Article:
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Miss lovely legs exercise: Understanding Different Logics of Enquiry
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Miss lovely legs exercise: Understanding Different Logics of Enquiry

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This is an exercise for the course "Methodology for Urbanism" at the Urbanism Master Track at the TU Delft. This exercise is based on STAINTON-ROGERS, W. (2006), Logics of Enquiry, in Doing …

This is an exercise for the course "Methodology for Urbanism" at the Urbanism Master Track at the TU Delft. This exercise is based on STAINTON-ROGERS, W. (2006), Logics of Enquiry, in Doing Postgraduate Research , Ed. Stephen Potter, London: Sage. The aim of this exercise is to clarify how different communities of practice conceive knowledge (and relevant knowledge, for that matter), discourses, questions and methodologies to answer those questions.

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  • 1. Miss Lovely Legs Understanding Different Logics of Enquiry urbanism SpatialPlanning &Strategy AR2U090 Methodology for Urbanism Prepared by Roberto Rocco
  • 2. Miss Lovely Legs: Understanding Different Logis of Enquiry Exercise for AR2U090 Methodology for Urbanism based on an exercise by STAINTON-ROGERS, W. (2006), Log- ics of Enquiry, in Doing Postgraduate Research , Ed. Stephen Potter, London: Sage. In this exercise, you will need to discuss what is possible to deprehend (to see and understand) from an im- age. Based on what you see, what kinds of knowledge can you formulate? What are questions that can help us understand this picture and how can we describe what we see in a mean- inful way? Look at the picture below and discuss. What can you see? Who are the people in this picture? Where are they? What is the meaning of the event? Picture by David Goldblatt available at http://leclownlyrique.wordpress.com/2011/06/19/david-goldblatt/
  • 3. Now read the following texts written about the photography and decide which one comes closest to the knowledge gained previously? What are other insights you can have by reading these commentaries? Last night, Charmaine du Preez was crowned MissLovelyLegsNoksburgfor1974.Charmaine is a 2nd year student at Sukses secretarial Col- lege and says her hobbies are reading, watch- ing films and [going to] the gym. Charmaine said the she was thrilled that the judges chose her out of so many deserving competitors and would try her utmost to live up to everything expected of her during her reign. (Staff reporter, Boksburg Times) Although one does not want to further deni- grate the participants in such contests, nor as- cribe personally malign motives to those who consume those images, the political implica- tions of such ‘cattle parades’ are inescapable: women are turned into objects in a male-dom- inated world. Such practices are the visible manifestations of an all-pervasive patriarchal culture. (Patsy Smith-Collins, International Journal of Fem- inist Studies) In this photograph, Goldblatt again explores the semiotic (and now perhaps even nostalgic?) possibilities of 1970s suburbia, so fetching- ly oblivious of the larger political forces play- ing themselves out in the context of apartheid South Africa. The careful juxtaposition of the foregrounded white contestants and the pre- dominantly black audience plays with the irony of the white culture as an object of black con- sumption. (Mandla Nkosi, Art World)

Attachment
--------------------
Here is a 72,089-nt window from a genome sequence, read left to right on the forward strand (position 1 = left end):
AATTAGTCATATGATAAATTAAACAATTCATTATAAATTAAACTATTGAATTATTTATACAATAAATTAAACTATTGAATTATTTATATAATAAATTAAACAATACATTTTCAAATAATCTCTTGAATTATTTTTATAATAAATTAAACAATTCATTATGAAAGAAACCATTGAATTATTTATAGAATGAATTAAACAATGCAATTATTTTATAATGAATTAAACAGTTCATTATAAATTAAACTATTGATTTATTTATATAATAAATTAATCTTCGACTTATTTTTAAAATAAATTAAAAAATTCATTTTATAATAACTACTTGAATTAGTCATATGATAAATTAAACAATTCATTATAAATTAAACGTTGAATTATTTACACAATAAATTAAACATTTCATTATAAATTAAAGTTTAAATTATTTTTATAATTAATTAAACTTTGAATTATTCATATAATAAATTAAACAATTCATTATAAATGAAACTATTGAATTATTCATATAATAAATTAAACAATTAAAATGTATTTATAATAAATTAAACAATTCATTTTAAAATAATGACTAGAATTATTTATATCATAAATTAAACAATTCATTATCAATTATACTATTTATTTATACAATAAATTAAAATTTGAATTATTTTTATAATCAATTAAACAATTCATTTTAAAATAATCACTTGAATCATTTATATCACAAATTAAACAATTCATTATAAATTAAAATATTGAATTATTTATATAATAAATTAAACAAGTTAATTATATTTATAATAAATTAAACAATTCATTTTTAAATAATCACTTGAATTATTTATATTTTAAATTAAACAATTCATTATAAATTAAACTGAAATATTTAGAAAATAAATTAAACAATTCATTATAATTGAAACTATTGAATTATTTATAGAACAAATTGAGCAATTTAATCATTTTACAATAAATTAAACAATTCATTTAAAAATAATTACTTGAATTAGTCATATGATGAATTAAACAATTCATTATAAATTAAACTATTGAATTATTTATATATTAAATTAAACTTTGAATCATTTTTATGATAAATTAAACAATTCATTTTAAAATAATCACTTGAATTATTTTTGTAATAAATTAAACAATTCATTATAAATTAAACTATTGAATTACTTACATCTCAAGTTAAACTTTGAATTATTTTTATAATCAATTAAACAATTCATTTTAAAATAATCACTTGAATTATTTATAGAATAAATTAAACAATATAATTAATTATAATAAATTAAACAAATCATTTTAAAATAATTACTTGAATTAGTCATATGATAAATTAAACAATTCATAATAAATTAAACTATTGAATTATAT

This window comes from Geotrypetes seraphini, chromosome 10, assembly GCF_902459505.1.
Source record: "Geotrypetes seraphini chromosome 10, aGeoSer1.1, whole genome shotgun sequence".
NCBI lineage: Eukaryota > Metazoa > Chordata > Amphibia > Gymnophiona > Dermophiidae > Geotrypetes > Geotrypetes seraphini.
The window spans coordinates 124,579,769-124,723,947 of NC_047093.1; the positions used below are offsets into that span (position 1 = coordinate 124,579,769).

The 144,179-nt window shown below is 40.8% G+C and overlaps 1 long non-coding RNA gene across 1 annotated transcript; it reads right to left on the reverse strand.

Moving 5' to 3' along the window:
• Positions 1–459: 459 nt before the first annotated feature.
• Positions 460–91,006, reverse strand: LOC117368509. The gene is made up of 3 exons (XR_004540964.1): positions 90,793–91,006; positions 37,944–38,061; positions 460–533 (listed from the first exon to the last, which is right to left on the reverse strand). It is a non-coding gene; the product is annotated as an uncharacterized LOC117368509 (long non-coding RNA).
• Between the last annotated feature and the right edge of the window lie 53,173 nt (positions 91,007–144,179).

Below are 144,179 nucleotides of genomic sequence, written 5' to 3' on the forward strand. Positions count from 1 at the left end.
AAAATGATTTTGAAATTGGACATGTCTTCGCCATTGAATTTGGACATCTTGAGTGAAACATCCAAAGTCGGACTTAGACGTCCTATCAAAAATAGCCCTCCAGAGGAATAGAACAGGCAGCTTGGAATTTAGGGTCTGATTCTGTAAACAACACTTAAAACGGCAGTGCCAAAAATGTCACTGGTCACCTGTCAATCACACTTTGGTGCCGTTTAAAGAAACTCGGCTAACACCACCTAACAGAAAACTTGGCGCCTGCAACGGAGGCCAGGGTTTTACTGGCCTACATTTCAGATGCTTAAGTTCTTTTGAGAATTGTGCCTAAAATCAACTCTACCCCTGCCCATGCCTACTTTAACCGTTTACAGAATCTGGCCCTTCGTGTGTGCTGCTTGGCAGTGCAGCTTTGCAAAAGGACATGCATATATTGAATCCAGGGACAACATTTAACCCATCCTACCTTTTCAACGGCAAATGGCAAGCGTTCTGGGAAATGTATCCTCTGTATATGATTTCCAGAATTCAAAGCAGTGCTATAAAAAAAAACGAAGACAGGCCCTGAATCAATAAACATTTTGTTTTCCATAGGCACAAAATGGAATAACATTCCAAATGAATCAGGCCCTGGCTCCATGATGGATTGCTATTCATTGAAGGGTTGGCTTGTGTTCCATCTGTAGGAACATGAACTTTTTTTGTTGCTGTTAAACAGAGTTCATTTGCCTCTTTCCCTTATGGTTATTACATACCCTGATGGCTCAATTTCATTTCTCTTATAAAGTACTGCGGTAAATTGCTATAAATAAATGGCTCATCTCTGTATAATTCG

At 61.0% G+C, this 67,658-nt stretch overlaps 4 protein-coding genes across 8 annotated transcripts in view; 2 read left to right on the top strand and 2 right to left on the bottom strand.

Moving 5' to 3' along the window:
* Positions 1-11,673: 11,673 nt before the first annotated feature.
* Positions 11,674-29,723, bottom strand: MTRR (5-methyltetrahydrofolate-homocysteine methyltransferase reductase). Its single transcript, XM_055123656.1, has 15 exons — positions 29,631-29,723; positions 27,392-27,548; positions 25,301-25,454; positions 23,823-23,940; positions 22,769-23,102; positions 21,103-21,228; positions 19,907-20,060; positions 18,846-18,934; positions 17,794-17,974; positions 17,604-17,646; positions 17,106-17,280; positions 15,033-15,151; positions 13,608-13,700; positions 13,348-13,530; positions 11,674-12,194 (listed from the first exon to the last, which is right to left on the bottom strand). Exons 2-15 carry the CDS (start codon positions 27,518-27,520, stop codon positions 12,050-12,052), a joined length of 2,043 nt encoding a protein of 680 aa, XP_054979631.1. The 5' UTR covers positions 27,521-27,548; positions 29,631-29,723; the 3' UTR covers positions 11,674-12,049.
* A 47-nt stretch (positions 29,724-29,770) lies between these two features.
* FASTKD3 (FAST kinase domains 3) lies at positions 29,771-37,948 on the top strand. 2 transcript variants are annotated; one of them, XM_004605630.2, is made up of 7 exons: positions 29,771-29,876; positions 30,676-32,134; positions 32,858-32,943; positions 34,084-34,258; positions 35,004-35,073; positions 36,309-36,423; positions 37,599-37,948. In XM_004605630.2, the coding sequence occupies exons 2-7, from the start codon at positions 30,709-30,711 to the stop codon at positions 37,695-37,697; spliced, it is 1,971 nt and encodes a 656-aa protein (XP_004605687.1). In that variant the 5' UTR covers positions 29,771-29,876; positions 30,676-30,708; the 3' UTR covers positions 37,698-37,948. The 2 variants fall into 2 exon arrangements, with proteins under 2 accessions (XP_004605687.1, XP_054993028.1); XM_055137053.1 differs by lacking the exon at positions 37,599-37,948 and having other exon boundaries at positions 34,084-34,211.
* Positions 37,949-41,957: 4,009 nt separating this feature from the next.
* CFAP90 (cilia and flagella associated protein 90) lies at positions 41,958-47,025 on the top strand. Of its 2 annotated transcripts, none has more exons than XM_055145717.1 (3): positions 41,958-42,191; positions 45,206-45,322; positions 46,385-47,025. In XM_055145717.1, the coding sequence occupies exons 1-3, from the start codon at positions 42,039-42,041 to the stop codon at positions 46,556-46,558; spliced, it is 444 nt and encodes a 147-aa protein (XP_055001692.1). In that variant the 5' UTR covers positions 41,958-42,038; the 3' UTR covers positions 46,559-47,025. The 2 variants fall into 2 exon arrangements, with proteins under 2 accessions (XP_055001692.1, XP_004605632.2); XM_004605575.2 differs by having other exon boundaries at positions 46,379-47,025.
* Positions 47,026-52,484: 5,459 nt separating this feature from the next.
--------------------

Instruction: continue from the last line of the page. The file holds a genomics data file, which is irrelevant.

• 4. Now discuss in groups: 1. What are the professional activities of the writers? From which “point of view” do they see the photograph? 2. Is there a “correct assessment” of the im- age? 3. Can you describe the different logics of enquiry playing a role here? (You can think in terms of different “points of view” and the knowledge necessary in each community of practice). 4. What are relevant questions being asked by the different writers? Write at least one ques- tion that is being answered by the reporter, the feminist and the art critic. Notes: In this exercise, we try to demonstrate that logics of enquiry do no depend only on the OBJECT being analysed. They depend on the QUESTIONS one is asking about the object and the type of knowledge one is seeking to build. In the first example, a reporter gives a factual account of the event. She writes about facts that can be verified and enriches the story by including a personal statement from the win- ner of the contest. It is difficult to say that the reporter is “neutral”, however, because the implicit position of the reporter is that such kind of contest is positive and glamor- ous, an opinion that others would strongly oppose. In the second example, the feminist writes a strong piece about how such contests de- grade and objectify women. The feminist is interested in the political meaning of such contests and in what they represent for the emancipation of women. The position here is that such contests are “cattle parades” and belittles their participants. In the third example, the art critic analyses the image from an aesthetic point of view and situates the image in its political and social context, the South African Apartheid. There is a discussion about the aesthetic merits of the 1970s suburb. He sarcastical- ly observes that white women seem to have become the object of consumption of black viewers, who are politically and economically oppressed. The point of this exercise is to demonstrate that different logics of enquiry stem from different communities of practice building knowledge that is relevant for them and for their audiences. But another important point we want to make is that knowledge produced by dif- ferent communities of practice needs to be communicated across communities and audiences. Therefore, knowledge needs to be clearly formulated and articulated in a way that is understandable by others outside one’s community. This means that concepts and ideas must be explained in an accessible language. Finally, knowledge must be validat- ed across communities; otherwise one might suffer from the “Humpty Dumpty syndrome”. In Lewis Carroll’s book Through the Look- ing-Glass (1872), Humpty-Dumpty tells a mystified and perplexed Alice “When I use a word, it means just what I choose it to mean—neither more nor less”. SpatialPlanning &Strategy